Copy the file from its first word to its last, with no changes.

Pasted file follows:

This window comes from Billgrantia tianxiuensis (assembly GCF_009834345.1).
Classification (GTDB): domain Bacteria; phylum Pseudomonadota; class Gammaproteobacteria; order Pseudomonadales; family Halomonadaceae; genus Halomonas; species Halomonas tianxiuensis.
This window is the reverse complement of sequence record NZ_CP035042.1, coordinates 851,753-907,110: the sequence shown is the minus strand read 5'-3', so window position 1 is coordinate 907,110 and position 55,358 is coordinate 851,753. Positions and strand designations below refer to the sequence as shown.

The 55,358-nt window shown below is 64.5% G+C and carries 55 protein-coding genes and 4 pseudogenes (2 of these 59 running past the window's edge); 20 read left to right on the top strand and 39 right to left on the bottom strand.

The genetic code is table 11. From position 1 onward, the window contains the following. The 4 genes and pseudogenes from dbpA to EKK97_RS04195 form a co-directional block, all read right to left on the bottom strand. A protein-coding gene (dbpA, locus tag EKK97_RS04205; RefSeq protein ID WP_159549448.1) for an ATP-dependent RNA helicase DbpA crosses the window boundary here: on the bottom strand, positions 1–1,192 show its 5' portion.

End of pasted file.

This window comes from Billgrantia tianxiuensis (assembly GCF_009834345.1).
Classification (GTDB): domain Bacteria; phylum Pseudomonadota; class Gammaproteobacteria; order Pseudomonadales; family Halomonadaceae; genus Halomonas; species Halomonas tianxiuensis.
This window is the reverse complement of sequence record NZ_CP035042.1, coordinates 851,753-907,110: the sequence shown is the minus strand read 5'-3', so window position 1 is coordinate 907,110 and position 55,358 is coordinate 851,753. Positions and strand designations below refer to the sequence as shown.

The 55,358-nt window shown below is 64.5% G+C and carries 55 protein-coding genes and 4 pseudogenes (2 of these 59 running past the window's edge); 20 read left to right on the top strand and 39 right to left on the bottom strand.

The genetic code is table 11. From position 1 onward, the window contains the following. The 4 genes and pseudogenes from dbpA to EKK97_RS04195 form a co-directional block, all read right to left on the bottom strand. A protein-coding gene (dbpA, locus tag EKK97_RS04205; RefSeq protein ID WP_159549448.1) for an ATP-dependent RNA helicase DbpA crosses the window boundary here: on the bottom strand, positions 1–1,192 show its 5' portion.